The Real Invisible Web

The Real Invisible Web

By: Dan Jeffers - Search Engine Optimization

Why You Can’t See How Damaging Your Web Content Strategy Really Is

People usually talk about the “invisible web” in terms of web content that is difficult to surface using search engines. That’s not important right now, though. Not to you. What’s important is that you see a whole category of web content that other people don’t, and you don’t realize that it’s invisible. You do, I do, everyone who produces web content does.

We see our own web content, and the content of groups we think of as competitors, in ways nobody else does. We see it with all the optimism and self-doubt, the fragile comparisons, and the unstated associations that come with being the source, the author of this content. It is ours, it is ourself. Or at least some kind of offspring. We may know pretty well what all is wrong with our content, but we can explain. Just listen to us for a second, and we’ll point out that we had not choice but to put all that irrelevant material on the front page. We really want to be more engaging, and we’ll get to it. But our press releases are just there already, and what’s the harm in posting them up as blog posts?

Our optimism, our plans, all the associations and explanations are invisible to visitors to our website or social media accounts. They only see what’s right there on the page. Though we all sort of realize this, I don’t think we give it enough credit.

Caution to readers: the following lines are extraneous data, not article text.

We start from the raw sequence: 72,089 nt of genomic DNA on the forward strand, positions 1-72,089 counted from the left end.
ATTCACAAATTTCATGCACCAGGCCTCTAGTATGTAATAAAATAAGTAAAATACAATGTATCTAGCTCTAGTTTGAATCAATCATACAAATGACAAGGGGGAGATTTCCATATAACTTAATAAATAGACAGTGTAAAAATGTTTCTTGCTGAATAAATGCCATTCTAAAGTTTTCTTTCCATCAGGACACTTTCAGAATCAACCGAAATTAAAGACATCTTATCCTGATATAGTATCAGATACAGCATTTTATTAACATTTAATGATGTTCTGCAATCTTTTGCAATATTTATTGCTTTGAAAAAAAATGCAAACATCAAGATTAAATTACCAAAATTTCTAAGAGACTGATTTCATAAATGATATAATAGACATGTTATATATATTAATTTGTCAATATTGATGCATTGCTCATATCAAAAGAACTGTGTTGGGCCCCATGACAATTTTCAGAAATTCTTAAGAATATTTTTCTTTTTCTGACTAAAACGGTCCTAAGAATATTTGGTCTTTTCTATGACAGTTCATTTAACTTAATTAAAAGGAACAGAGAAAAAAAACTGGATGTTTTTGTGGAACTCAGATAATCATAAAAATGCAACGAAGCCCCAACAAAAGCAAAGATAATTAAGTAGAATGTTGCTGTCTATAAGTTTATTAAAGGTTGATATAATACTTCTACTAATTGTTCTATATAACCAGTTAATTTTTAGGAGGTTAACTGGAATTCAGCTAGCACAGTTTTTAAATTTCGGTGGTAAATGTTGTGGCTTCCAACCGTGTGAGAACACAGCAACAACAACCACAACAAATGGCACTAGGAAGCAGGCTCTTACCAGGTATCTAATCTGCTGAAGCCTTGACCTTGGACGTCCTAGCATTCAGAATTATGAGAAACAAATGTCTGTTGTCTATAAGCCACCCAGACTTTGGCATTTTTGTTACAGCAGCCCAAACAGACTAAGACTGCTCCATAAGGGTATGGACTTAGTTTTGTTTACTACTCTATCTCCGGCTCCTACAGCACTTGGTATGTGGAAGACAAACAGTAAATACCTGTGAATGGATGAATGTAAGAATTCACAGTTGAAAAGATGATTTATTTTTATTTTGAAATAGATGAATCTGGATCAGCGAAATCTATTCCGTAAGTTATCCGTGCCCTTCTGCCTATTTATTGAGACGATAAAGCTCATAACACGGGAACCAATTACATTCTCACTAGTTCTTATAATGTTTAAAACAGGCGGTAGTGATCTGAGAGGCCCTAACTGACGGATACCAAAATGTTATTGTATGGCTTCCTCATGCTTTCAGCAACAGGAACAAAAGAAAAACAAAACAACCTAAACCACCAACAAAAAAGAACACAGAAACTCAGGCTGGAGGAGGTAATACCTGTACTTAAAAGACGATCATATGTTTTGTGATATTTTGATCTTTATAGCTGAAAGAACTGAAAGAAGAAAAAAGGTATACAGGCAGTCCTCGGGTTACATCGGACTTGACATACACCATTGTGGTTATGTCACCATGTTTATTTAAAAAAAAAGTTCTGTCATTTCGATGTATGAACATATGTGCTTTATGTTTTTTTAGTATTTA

Nobody Stays To Find Out

In real life, we can usually ask people to overlook things. If you walk into a store, and it isn’t what you expect, you’re still in the store. The salesperson can ask if you found what you wanted, giving the owner a second shot at satisfying your expectations. The store may also be full of things you never knew you wanted, but now that you’re in the store…

Online, this does not happen. Sure, there are websites that people go onto and explore, but these are well-designed to encourage that behavior. An unfocused, off-target, disorganized website is abandoned within 2 seconds. If a visitor wants something specific, and doesn’t see it clearly on the first page they come to on the website, that website disappears from their universe.

Your Competitors May Not Do Any Better

We fully advocate doing a competition review. Understanding how you stack up against your online competitors is a critical part of web content strategy. BUT. Many websites are bad. Probably, many of them belong to your competitors. Just because they are your competitors in real life doesn’t mean they are the biggest competition for online attention, either. It could turn out that many people searching for your service end up thinking there isn’t really any good answer, and spend their time focusing on something else. Every other website that comes up during their search process is competition.

If your direct competitors are using the same bad practices as you, then you are probably ALL effectively invisible. In this case, the competition review may give you a false sense of security. You may come away thinking that you can reach people be being a little bit better than they are.

But the reality is that you and your competitors may all be part of the invisible web. To succeed, you need to look at yourself as an uninformed visitor might. Someone who doesn’t know your name, and isn’t committed to the belief that the solution must be on your website somewhere. If you can retain this person’s attention for at least 2 seconds, you may become part of the actual, visible web that they experience.